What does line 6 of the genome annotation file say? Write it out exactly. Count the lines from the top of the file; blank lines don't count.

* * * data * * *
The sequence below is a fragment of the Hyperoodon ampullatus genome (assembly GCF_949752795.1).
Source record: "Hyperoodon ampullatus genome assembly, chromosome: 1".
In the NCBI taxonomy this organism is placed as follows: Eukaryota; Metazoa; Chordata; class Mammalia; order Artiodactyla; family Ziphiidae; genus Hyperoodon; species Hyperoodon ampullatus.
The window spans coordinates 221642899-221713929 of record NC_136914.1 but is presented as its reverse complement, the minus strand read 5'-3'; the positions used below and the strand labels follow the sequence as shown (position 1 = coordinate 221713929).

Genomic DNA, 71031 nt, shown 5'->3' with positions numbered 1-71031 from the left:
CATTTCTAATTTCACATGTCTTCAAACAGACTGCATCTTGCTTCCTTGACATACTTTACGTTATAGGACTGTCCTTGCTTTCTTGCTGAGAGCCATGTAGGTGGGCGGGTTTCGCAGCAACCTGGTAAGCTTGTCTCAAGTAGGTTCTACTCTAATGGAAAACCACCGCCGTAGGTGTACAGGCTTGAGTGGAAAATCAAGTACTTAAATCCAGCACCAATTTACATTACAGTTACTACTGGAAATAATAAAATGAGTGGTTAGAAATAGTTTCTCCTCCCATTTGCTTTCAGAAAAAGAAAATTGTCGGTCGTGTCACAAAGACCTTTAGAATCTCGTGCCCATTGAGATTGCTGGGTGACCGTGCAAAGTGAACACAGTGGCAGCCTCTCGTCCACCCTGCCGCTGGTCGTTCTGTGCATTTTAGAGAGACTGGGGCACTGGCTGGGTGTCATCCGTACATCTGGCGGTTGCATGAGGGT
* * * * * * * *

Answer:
CATTTCTAATTTCACATGTCTTCAAACAGACTGCATCTTGCTTCCTTGACATACTTTACGTTATAGGACTGTCCTTGCTTTCTTGCTGAGAGCCATGTAGGTGGGCGGGTTTCGCAGCAACCTGGTAAGCTTGTCTCAAGTAGGTTCTACTCTAATGGAAAACCACCGCCGTAGGTGTACAGGCTTGAGTGGAAAATCAAGTACTTAAATCCAGCACCAATTTACATTACAGTTACTACTGGAAATAATAAAATGAGTGGTTAGAAATAGTTTCTCCTCCCATTTGCTTTCAGAAAAAGAAAATTGTCGGTCGTGTCACAAAGACCTTTAGAATCTCGTGCCCATTGAGATTGCTGGGTGACCGTGCAAAGTGAACACAGTGGCAGCCTCTCGTCCACCCTGCCGCTGGTCGTTCTGTGCATTTTAGAGAGACTGGGGCACTGGCTGGGTGTCATCCGTACATCTGGCGGTTGCATGAGGGT